New York Times | March 18, 2011
By Michael M. Grynbaum
The Bloomberg administration’s new bicycle lanes, the subject of one of the more heated civic controversies in recent memory, are supported by a majority of New Yorkers, according to a poll released on Friday by Quinnipiac University.
More than half of registered voters — 54 percent — said they believed the expansion of bicycle lanes had been a positive development for the city.
The only demographic groups opposed were Republican voters and, by a smaller margin, residents of Queens. Over all, 39 percent of respondents said they were unhappy with the lanes, and 6 percent said they had no opinion on the matter (or did not answer).
The survey question was fairly stark: either that the bike lanes are “a good thing because it’s greener and healthier for people to ride,” or “a bad thing because it leaves less room for cars, which increases traffic.” The poll asked which statement was closer to the respondent’s point of view.
“On balance, people like it,” said Maurice Carroll, director of the Quinnipiac University Polling Institute. “It’s not overwhelming, but it’s a plus.”
Support for the lanes was strongest in Brooklyn and Manhattan. Voters in Queens disapproved of the lanes, but by 48 to 45 percent. Only 35 percent of Republicans supported the lane, while 59 percent of Democrats approved.
Support for the bike lanes seemed to wane with age. Voters between ages 18 and 49 supported the lanes by wide margins, but support fell below 50 percent among voters older than 50. Still, supporters outnumbered opponents in each age group.
The poll, which surveyed 1,115 registered voters earlier this month, had a margin of sampling error of plus or minus 3 percentage points.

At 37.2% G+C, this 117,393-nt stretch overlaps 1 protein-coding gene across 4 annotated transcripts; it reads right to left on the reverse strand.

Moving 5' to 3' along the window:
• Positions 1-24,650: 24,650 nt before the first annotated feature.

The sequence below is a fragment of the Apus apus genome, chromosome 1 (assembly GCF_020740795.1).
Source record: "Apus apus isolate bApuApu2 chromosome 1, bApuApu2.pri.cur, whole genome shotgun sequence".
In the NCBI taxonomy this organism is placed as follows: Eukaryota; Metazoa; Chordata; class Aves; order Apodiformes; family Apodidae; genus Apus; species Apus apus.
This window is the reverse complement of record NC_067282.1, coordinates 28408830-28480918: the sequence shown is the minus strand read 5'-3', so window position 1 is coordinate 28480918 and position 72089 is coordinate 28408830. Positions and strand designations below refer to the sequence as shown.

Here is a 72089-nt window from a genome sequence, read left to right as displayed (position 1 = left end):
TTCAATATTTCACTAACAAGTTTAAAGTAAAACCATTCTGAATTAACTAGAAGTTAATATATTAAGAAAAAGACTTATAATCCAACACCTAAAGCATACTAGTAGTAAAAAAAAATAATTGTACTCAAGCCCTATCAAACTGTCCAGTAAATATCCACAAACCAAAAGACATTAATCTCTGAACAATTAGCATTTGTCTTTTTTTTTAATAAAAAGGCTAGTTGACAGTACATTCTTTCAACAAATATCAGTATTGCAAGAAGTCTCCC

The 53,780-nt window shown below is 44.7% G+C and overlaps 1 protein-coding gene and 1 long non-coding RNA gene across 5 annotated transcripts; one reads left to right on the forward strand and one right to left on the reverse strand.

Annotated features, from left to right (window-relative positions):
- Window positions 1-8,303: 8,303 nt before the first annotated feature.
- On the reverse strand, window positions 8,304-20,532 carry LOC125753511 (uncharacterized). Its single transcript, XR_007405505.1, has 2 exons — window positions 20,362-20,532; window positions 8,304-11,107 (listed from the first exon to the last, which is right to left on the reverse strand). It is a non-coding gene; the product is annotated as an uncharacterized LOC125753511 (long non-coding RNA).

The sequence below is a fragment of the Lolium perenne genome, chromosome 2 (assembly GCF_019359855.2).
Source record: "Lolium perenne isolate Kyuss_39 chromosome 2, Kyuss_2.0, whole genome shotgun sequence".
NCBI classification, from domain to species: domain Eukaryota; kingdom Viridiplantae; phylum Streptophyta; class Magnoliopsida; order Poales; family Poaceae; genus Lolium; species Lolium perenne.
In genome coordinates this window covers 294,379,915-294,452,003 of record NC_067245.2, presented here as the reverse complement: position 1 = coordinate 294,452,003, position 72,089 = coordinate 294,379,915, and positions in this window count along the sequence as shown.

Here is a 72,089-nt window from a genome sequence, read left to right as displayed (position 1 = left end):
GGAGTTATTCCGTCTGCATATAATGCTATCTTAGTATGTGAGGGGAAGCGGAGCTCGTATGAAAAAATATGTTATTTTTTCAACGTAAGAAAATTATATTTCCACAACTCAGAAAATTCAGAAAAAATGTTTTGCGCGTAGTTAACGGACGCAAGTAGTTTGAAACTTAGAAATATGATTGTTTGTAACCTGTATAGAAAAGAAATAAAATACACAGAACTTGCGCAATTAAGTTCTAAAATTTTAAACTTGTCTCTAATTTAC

Hundreds of new bicycle lanes have been installed since 2007, part of the administration’s plan to encourage environmentally friendly modes of transportation that cut down on traffic congestion.
Arguments for and against the bike lanes typically go into more detail than the survey’s questions. The city’s Department of Transportation, led by its commissioner, Janette Sadik-Khan, argues that carving out street space for bicycles has resulted in slower car traffic and, in turn, fewer accidents.
Critics of the lanes complain about lost parking spots, additional difficulty in driving in the city, and the risk to pedestrians from bicyclists who disobey traffic laws.
Some opponents have also faulted the Transportation Department for installing the lanes without sufficient community outreach, and not disclosing all the relevant data related to the lanes. Those are among the arguments in a lawsuit filed last week by a group of well-connected Brooklyn residents who have called on the city to remove a two-way bike lane along Prospect Park West.
Biking advocates cited Friday’s poll as evidence that the city should continue expanding its bicycle network. “Whether they drive a car, ride a bike or get around by train, this poll shows that New Yorkers understand that bike lanes make our streets better for everyone,” Paul Steely White, executive director of Transportation Alternatives, wrote in a statement.
The survey also found that New Yorkers were unhappy with a plan to rename the Queensboro Bridge for former Mayor Edward I. Koch. Nearly two-thirds of voters opposed the plan, proposed last year by Mayor Michael R. Bloomberg, with opposition particularly pointed in Queens.